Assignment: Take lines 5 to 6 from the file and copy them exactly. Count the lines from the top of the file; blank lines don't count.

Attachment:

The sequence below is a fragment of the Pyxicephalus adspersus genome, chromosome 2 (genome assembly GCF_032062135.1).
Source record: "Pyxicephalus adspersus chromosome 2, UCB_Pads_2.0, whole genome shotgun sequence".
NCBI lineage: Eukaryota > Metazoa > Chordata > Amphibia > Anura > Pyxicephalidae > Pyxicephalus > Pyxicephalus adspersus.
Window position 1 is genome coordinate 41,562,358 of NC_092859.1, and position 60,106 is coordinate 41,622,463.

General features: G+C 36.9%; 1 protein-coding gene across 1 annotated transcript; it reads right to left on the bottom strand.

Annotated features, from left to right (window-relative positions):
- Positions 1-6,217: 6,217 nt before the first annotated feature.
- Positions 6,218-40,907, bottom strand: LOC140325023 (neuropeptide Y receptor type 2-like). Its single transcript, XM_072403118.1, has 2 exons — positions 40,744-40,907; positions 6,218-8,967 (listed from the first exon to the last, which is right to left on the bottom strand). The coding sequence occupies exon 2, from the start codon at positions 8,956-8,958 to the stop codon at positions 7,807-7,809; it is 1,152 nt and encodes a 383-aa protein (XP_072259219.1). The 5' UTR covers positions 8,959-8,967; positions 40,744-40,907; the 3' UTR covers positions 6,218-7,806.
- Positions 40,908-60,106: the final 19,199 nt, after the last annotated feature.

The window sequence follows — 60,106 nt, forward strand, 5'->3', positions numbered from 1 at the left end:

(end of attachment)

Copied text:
General features: G+C 36.9%; 1 protein-coding gene across 1 annotated transcript; it reads right to left on the bottom strand.

Annotated features, from left to right (window-relative positions):